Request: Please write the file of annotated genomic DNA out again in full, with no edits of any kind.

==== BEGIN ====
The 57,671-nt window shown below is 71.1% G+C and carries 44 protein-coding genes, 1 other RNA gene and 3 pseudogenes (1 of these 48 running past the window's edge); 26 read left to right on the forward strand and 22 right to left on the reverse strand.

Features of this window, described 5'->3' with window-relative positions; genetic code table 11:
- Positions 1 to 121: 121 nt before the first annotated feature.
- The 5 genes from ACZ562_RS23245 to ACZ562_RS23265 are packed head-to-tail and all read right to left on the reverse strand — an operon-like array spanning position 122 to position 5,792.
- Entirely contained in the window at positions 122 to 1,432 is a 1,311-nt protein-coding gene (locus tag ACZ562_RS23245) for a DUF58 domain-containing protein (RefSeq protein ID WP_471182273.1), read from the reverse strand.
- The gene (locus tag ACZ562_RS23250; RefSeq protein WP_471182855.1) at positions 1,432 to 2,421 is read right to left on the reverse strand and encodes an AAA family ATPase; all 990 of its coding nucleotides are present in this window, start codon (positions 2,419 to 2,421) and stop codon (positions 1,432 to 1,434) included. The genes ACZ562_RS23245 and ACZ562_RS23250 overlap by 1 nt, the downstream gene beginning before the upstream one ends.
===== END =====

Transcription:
The 57,671-nt window shown below is 71.1% G+C and carries 44 protein-coding genes, 1 other RNA gene and 3 pseudogenes (1 of these 48 running past the window's edge); 26 read left to right on the forward strand and 22 right to left on the reverse strand.

Features of this window, described 5'->3' with window-relative positions; genetic code table 11:
- Positions 1 to 121: 121 nt before the first annotated feature.
- The 5 genes from ACZ562_RS23245 to ACZ562_RS23265 are packed head-to-tail and all read right to left on the reverse strand — an operon-like array spanning position 122 to position 5,792.
- Entirely contained in the window at positions 122 to 1,432 is a 1,311-nt protein-coding gene (locus tag ACZ562_RS23245) for a DUF58 domain-containing protein (RefSeq protein ID WP_471182273.1), read from the reverse strand.
- The gene (locus tag ACZ562_RS23250; RefSeq protein WP_471182855.1) at positions 1,432 to 2,421 is read right to left on the reverse strand and encodes an AAA family ATPase; all 990 of its coding nucleotides are present in this window, start codon (positions 2,419 to 2,421) and stop codon (positions 1,432 to 1,434) included. The genes ACZ562_RS23245 and ACZ562_RS23250 overlap by 1 nt, the downstream gene beginning before the upstream one ends.